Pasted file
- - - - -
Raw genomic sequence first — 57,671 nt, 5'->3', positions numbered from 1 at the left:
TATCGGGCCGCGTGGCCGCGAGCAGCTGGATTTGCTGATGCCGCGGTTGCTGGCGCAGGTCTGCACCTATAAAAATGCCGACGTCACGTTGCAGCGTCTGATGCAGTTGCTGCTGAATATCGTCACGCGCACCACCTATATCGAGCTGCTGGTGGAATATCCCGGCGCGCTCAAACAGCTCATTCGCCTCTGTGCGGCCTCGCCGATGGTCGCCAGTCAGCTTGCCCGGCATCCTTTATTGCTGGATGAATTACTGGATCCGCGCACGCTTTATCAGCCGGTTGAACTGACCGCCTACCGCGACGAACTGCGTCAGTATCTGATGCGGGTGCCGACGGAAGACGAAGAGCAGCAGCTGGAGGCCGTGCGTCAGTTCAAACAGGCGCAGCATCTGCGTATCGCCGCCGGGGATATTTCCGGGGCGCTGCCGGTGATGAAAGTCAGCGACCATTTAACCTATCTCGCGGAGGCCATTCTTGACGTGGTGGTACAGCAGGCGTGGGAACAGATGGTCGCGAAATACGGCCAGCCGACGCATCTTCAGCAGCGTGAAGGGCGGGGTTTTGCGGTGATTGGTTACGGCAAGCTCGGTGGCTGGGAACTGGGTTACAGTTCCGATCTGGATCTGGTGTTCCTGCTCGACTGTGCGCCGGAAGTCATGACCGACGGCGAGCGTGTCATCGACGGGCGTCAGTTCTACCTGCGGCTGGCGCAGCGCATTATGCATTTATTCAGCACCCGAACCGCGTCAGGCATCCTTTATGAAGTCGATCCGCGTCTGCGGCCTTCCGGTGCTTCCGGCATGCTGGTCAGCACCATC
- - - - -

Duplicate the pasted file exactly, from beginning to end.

Raw genomic sequence first — 57,671 nt, 5'->3', positions numbered from 1 at the left:
TATCGGGCCGCGTGGCCGCGAGCAGCTGGATTTGCTGATGCCGCGGTTGCTGGCGCAGGTCTGCACCTATAAAAATGCCGACGTCACGTTGCAGCGTCTGATGCAGTTGCTGCTGAATATCGTCACGCGCACCACCTATATCGAGCTGCTGGTGGAATATCCCGGCGCGCTCAAACAGCTCATTCGCCTCTGTGCGGCCTCGCCGATGGTCGCCAGTCAGCTTGCCCGGCATCCTTTATTGCTGGATGAATTACTGGATCCGCGCACGCTTTATCAGCCGGTTGAACTGACCGCCTACCGCGACGAACTGCGTCAGTATCTGATGCGGGTGCCGACGGAAGACGAAGAGCAGCAGCTGGAGGCCGTGCGTCAGTTCAAACAGGCGCAGCATCTGCGTATCGCCGCCGGGGATATTTCCGGGGCGCTGCCGGTGATGAAAGTCAGCGACCATTTAACCTATCTCGCGGAGGCCATTCTTGACGTGGTGGTACAGCAGGCGTGGGAACAGATGGTCGCGAAATACGGCCAGCCGACGCATCTTCAGCAGCGTGAAGGGCGGGGTTTTGCGGTGATTGGTTACGGCAAGCTCGGTGGCTGGGAACTGGGTTACAGTTCCGATCTGGATCTGGTGTTCCTGCTCGACTGTGCGCCGGAAGTCATGACCGACGGCGAGCGTGTCATCGACGGGCGTCAGTTCTACCTGCGGCTGGCGCAGCGCATTATGCATTTATTCAGCACCCGAACCGCGTCAGGCATCCTTTATGAAGTCGATCCGCGTCTGCGGCCTTCCGGTGCTTCCGGCATGCTGGTCAGCACCATC